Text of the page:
It’s the Denmark / Portugal Euro 2012 group game, and striker Nicklas Bendtner has pulled a goal back for Denmark. He ‘celebrates’ by showing us his underwear, which is conveniently covered in the name of a bookmakers logo.
It’s as tacky a celebration as you could wish to see, and unsurprisingly the Dane has been hauled over the coals by the games governing body.
Just what was he thinking of? It matches England wicket-keeper Matt Prior’s behind the stumps mouthing the name of the energy company sponsoring the test cricket at Trent Bridge a few years ago, for lack of class.
It also calls into question, Bendtner’s values. If he has accepted coinage in return for publicizing a bookmaker upon scoring, what kind of mindset would agree to such a deal?
There should only be one thing on his’ mind when he scores. And that is the joy he has given his nation. The office workers; builders; manual labourers; taxi drivers whose enjoyment of life is enhanced by a Denmark win.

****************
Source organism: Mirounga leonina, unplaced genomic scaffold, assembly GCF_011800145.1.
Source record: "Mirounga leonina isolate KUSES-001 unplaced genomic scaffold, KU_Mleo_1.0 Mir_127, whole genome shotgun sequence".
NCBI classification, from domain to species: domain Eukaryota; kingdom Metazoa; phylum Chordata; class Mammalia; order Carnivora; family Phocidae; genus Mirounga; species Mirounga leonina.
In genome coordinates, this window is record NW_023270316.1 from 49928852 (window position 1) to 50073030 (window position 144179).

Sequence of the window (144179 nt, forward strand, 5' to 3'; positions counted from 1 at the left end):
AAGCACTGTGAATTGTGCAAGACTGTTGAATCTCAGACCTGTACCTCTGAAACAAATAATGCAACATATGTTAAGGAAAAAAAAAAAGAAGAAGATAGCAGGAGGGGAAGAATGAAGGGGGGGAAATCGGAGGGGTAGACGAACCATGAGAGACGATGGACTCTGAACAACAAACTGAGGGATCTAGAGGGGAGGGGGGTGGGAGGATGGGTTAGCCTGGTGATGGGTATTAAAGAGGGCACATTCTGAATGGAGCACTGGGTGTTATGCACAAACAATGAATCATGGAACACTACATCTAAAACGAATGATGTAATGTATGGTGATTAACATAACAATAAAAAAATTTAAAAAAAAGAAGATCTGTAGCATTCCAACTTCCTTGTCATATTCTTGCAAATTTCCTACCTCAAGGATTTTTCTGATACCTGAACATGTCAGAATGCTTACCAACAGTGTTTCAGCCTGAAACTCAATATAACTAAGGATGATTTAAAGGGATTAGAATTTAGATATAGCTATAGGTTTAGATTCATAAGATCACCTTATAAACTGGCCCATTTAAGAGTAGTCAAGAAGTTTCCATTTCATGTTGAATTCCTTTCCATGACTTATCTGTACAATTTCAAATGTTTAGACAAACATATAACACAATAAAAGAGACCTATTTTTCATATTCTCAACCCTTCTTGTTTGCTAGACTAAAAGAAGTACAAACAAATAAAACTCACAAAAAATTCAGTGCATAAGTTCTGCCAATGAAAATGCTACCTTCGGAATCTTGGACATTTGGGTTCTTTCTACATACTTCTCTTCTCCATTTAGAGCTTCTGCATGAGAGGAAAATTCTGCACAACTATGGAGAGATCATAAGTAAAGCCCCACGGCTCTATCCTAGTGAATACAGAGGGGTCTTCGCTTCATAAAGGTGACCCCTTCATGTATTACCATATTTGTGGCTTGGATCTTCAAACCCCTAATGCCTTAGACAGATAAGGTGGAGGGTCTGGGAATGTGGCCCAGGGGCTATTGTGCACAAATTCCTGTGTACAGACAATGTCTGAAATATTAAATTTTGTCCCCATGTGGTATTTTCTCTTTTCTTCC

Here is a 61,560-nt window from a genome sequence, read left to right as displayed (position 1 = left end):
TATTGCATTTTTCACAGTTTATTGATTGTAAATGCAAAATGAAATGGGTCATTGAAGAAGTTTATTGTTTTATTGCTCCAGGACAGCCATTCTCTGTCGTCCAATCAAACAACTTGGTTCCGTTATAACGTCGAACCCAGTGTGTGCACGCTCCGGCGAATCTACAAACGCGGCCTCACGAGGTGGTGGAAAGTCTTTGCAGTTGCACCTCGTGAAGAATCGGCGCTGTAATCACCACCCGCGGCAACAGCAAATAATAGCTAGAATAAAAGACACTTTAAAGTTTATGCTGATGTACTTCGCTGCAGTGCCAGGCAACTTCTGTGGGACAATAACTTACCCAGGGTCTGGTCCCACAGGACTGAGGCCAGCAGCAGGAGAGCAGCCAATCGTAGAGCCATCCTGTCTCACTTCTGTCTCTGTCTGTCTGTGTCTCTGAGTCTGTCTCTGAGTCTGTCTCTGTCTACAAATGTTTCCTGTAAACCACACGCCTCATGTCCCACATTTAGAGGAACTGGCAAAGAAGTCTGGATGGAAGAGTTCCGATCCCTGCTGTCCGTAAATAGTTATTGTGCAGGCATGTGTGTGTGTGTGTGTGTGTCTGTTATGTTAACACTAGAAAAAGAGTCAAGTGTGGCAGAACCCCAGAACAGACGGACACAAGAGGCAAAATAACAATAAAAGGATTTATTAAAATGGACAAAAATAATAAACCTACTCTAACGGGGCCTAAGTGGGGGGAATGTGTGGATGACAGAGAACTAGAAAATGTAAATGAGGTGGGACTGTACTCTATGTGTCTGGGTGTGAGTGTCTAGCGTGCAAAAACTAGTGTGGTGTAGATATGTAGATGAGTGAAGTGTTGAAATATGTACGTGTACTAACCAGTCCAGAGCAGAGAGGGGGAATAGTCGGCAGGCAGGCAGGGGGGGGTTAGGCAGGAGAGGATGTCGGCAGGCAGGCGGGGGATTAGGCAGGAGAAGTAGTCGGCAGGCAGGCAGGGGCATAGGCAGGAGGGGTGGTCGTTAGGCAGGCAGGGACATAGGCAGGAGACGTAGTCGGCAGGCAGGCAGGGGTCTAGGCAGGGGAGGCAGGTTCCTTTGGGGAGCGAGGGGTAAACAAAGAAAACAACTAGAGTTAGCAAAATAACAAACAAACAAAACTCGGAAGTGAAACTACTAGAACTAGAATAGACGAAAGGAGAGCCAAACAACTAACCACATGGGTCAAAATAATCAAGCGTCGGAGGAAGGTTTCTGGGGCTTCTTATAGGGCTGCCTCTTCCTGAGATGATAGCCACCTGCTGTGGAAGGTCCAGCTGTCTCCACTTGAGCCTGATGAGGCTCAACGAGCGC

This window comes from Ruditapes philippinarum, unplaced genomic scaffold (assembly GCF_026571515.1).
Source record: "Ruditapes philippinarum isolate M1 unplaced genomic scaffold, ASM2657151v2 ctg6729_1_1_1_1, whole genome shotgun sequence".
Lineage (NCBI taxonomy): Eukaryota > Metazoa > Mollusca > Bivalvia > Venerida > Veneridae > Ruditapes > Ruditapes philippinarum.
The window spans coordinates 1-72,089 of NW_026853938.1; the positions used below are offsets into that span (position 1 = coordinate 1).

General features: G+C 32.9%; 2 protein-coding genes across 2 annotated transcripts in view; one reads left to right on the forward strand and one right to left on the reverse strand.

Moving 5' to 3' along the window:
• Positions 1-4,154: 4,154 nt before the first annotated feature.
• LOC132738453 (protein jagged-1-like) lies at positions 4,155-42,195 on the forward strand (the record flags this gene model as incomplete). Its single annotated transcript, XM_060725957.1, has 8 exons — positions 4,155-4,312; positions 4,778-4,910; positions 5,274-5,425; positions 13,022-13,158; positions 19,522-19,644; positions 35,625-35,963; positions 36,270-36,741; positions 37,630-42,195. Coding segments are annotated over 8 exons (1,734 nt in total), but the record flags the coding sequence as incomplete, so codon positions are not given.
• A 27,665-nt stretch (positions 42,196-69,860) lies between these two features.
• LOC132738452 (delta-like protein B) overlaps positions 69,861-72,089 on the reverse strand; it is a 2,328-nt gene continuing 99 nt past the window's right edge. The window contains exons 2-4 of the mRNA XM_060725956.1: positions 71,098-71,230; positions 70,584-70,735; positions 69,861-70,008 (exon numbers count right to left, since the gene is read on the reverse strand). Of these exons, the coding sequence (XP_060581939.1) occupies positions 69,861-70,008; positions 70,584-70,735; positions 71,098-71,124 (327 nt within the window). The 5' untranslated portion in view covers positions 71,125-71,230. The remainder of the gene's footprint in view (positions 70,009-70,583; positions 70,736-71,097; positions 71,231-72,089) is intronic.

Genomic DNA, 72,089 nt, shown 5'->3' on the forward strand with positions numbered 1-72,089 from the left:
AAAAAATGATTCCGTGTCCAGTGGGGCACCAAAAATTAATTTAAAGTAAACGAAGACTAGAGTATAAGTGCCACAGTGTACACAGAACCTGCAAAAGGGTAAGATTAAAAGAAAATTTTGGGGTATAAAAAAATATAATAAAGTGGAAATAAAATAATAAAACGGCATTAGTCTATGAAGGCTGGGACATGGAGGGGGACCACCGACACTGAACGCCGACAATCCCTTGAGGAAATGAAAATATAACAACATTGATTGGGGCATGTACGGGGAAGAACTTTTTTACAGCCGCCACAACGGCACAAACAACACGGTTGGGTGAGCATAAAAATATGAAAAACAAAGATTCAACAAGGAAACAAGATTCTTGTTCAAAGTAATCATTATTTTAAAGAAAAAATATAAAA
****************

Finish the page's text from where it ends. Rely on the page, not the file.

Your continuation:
These people should be at the forefront of Bendtner’s mind when he represents his country. This is who he is playing for.
But no. It’s all about the dollar; the euro and the yen. It tells us that Bendtner values himself and the opportunity to take money from a sponsor, more than his love of playing for the people of his country.
His mentality probably doesn’t allow him to see that. He will see the ‘celebration’ as harmless. But it sends out a message, that says this is a player who probably plays for Denmark because it enhances his market value.
Of course, one can also look at the coach, to ask questions of the cluture he has created that allows players to think this way. It suggests that this is a Denmark team absent of a greater mission that unites the group. That is the mission of representing Denmark and its people.
When that calibre of mission is in place, players wouldn’t dream of revealing their sponsored underwear when they score. The mission is all that matters. But in the absence of a mission, self-interest holds sway. And yesterday, Nicklas Bendtner showed his true values.